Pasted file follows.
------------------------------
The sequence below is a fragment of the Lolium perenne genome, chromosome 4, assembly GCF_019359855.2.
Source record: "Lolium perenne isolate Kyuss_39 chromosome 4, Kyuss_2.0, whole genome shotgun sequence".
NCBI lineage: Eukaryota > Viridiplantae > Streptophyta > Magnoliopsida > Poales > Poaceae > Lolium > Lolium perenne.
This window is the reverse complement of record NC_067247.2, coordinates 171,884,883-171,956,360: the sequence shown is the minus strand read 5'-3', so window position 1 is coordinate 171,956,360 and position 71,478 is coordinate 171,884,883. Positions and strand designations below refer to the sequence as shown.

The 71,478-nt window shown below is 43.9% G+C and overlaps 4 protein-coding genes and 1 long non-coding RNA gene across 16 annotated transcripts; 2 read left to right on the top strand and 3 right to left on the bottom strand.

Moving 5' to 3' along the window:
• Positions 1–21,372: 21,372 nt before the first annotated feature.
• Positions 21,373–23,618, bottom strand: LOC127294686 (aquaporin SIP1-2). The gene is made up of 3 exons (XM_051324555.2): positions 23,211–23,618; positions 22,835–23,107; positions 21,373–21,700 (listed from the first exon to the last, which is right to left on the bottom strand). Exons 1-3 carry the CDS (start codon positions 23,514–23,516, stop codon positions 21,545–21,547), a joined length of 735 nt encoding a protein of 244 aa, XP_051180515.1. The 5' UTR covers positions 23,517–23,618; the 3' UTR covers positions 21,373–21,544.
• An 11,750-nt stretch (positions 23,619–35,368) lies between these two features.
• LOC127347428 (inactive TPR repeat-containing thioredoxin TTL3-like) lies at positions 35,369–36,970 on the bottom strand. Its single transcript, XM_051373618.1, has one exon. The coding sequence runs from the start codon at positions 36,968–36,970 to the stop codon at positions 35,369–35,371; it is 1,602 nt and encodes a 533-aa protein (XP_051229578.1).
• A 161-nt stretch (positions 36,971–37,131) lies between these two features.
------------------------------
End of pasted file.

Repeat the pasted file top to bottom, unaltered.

The sequence below is a fragment of the Lolium perenne genome, chromosome 4, assembly GCF_019359855.2.
Source record: "Lolium perenne isolate Kyuss_39 chromosome 4, Kyuss_2.0, whole genome shotgun sequence".
NCBI lineage: Eukaryota > Viridiplantae > Streptophyta > Magnoliopsida > Poales > Poaceae > Lolium > Lolium perenne.
This window is the reverse complement of record NC_067247.2, coordinates 171,884,883-171,956,360: the sequence shown is the minus strand read 5'-3', so window position 1 is coordinate 171,956,360 and position 71,478 is coordinate 171,884,883. Positions and strand designations below refer to the sequence as shown.

The 71,478-nt window shown below is 43.9% G+C and overlaps 4 protein-coding genes and 1 long non-coding RNA gene across 16 annotated transcripts; 2 read left to right on the top strand and 3 right to left on the bottom strand.

Moving 5' to 3' along the window:
• Positions 1–21,372: 21,372 nt before the first annotated feature.
• Positions 21,373–23,618, bottom strand: LOC127294686 (aquaporin SIP1-2). The gene is made up of 3 exons (XM_051324555.2): positions 23,211–23,618; positions 22,835–23,107; positions 21,373–21,700 (listed from the first exon to the last, which is right to left on the bottom strand). Exons 1-3 carry the CDS (start codon positions 23,514–23,516, stop codon positions 21,545–21,547), a joined length of 735 nt encoding a protein of 244 aa, XP_051180515.1. The 5' UTR covers positions 23,517–23,618; the 3' UTR covers positions 21,373–21,544.
• An 11,750-nt stretch (positions 23,619–35,368) lies between these two features.
• LOC127347428 (inactive TPR repeat-containing thioredoxin TTL3-like) lies at positions 35,369–36,970 on the bottom strand. Its single transcript, XM_051373618.1, has one exon. The coding sequence runs from the start codon at positions 36,968–36,970 to the stop codon at positions 35,369–35,371; it is 1,602 nt and encodes a 533-aa protein (XP_051229578.1).
• A 161-nt stretch (positions 36,971–37,131) lies between these two features.